Now that the law banning the use of mobile phones while driving has come into effect, the Barbados Road Safety Association (BRSA) plans to step up its fight against heavily tinted windows which could shield drivers who violate the ban.
BRSA President Sharmane Roland-Bowen has welcomed the implementation of the section of the Road Safety Amendment Act, which prohibits any person driving a vehicle while at the same time holding, manipulating, talking on or using a cellular phone.
Anyone found guilty of violating this provision faces a $2,000 fine, 18 months in jail, or both.
The measure, which took effect Wednesday, received the support of Barbadians who are concerned about the number of accidents on the island’s roads.
“This has been long in coming and such a move can really reduce the number of accidents we have been having on our roads in the recent years . . . I see this as a big part of the solution to reducing accidents,” Roland-Bowen told Barbados TODAY.
“We are happy for something like this because clearly too many accidents are on our roads, and each and every accident there is we know there is a cost . . . and then we might have injuries involved. So we should see, as long as people are compliant, we should see a reduction in the number of collision we are having.”
Roland-Bowen contended that the leading cause of those accidents was “inattention and attention diverted”, a suggestion that drivers’ attention was being distracted.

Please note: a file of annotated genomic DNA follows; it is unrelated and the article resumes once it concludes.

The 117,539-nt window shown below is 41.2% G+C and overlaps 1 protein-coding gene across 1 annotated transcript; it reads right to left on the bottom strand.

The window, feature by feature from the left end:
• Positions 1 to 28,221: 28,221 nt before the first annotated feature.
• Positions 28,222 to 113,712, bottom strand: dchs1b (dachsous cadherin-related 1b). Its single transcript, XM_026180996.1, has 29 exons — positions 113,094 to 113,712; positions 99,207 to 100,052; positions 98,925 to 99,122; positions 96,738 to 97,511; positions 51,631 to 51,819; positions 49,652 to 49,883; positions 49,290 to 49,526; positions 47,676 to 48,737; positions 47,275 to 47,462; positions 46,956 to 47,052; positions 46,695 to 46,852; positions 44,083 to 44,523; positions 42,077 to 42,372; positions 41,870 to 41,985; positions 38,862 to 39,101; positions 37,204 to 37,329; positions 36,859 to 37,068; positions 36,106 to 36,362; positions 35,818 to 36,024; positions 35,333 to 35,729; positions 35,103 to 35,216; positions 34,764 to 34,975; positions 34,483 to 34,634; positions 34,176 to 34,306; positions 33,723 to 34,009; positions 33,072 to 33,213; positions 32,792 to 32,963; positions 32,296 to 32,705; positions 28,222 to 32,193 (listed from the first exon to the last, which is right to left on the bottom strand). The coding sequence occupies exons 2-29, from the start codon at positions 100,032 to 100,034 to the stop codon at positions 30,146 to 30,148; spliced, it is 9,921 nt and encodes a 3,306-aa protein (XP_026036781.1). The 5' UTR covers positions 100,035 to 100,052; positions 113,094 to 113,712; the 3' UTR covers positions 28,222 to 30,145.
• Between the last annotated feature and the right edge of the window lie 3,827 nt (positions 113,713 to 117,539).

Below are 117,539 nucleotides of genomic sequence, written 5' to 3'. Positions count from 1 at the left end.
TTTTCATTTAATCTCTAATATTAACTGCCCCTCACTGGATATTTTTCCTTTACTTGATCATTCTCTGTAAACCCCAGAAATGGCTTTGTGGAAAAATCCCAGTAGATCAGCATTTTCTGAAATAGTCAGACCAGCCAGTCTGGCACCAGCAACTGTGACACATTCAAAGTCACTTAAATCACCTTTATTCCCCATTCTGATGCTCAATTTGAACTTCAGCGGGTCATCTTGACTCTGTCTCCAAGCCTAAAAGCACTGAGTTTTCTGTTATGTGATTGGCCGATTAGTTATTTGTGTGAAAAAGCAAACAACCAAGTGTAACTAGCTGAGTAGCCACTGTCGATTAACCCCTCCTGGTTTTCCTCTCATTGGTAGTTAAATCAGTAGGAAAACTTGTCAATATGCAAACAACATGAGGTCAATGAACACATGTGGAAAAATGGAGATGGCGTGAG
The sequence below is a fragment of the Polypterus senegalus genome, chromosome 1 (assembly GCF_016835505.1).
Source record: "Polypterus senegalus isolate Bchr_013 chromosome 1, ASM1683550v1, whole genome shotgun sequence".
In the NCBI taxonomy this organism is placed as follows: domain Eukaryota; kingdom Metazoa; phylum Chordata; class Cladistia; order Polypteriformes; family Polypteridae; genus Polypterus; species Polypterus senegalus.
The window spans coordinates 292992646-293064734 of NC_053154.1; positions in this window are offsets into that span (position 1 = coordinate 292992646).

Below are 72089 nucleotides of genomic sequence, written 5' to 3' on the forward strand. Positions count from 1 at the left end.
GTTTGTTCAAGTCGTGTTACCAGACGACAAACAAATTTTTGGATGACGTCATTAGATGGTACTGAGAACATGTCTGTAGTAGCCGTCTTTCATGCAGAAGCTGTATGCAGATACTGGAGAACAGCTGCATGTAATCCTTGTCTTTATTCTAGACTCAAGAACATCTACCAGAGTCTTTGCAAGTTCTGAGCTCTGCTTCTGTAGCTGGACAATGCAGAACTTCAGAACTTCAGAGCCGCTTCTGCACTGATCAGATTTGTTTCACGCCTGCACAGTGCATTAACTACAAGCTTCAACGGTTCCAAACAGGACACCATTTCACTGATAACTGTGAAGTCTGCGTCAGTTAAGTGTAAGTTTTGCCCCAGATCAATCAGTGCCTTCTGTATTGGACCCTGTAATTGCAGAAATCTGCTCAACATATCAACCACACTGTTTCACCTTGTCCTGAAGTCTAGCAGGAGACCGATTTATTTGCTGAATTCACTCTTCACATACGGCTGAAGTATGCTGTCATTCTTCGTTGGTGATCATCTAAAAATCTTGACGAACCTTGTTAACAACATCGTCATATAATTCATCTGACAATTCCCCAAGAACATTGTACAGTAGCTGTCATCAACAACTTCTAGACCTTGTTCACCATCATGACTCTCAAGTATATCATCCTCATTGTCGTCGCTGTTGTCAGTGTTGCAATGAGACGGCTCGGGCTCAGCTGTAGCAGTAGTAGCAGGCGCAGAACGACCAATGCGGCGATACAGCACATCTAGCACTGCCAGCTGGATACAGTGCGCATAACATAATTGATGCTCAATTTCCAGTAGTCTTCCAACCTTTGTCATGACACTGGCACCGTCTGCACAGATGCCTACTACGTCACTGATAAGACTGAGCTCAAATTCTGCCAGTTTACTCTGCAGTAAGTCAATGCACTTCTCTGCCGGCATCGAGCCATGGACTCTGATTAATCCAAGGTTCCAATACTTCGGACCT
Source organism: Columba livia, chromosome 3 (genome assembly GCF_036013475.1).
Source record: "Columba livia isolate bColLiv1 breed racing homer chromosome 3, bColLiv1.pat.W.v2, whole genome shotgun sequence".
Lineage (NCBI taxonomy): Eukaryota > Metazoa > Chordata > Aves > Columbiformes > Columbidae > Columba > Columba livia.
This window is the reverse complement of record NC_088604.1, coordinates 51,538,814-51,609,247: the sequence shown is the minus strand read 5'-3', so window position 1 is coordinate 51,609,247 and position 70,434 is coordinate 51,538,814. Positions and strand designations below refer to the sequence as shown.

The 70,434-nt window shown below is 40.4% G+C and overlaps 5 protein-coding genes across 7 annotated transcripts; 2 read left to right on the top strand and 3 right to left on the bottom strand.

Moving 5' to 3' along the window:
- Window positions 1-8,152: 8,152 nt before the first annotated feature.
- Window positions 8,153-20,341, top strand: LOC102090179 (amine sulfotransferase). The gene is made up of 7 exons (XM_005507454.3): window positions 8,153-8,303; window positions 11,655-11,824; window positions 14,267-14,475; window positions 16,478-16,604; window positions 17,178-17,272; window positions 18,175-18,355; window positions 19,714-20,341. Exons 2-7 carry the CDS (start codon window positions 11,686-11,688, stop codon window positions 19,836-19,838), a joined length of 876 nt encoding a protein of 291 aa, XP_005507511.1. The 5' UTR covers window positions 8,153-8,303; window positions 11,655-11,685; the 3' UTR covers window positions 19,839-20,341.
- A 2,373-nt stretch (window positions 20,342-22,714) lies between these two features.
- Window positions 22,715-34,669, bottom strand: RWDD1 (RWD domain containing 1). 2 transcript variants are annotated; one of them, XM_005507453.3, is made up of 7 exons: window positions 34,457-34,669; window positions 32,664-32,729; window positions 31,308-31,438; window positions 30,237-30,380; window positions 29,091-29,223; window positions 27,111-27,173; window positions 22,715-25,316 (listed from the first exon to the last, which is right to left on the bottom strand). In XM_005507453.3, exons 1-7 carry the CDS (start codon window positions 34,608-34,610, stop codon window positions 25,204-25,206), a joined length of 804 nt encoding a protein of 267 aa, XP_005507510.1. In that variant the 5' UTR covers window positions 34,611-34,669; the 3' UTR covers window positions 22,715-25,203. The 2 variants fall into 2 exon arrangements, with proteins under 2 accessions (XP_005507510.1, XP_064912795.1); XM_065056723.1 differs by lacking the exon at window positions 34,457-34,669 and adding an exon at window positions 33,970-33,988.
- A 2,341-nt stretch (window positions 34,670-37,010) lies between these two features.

And while she made it clear that the use of hand-held mobile phones was not the only distraction, “the focus on the cell phones is that it has all kinds of distraction in one – you take your eyes off the road, there is the audio where you have to listen, then the physical one where you have to hold the phone in your hand and the cognitive one which is the most serious of them all where you take your mind off the road and what you are doing and you have minor errors and near missies or near hits”.
Last year was one of the deadliest years on record on the island’s roads with 28 fatalities from 25 road accidents, compared to ten road deaths the previous year. Already there are three road deaths this year.
While it is not known how many of those accidents might have been the result of distractions from mobile phone use, the Barbados Fire Service reported towards the end of last year that it had responded to 93 motor vehicle accidents, compared to 76 in 2016, and that most of the accidents were as a result of people losing control of their vehicle.
Roland-Bowen said the next step should be to enforce the laws against heavily tinted vehicles, which she said gave cover to people still using their cell phones while driving.
The road safety advocate also urged drivers to pull over if they wish to use the phone, while advising persons who make calls to hang up as soon as the realize the person on the other end is driving.
“Even if you are in a long queue you are still driving that vehicle and if you are caught using that cell phone you can still be charged,” she warned, while calling for a fixed penalty to avoid clogging the court system.
“We need to send a strong message. Persons need to take responsibility and be aware that if they use the cell phone while driving you are going to be caught and you are going to be reported,” she said.
Roland-Bowen said the BRSA would soon embark on a major sensitization and education campaign to inform people of the dangers of distracted driving, adding that “ignorance of the law is no excuse”.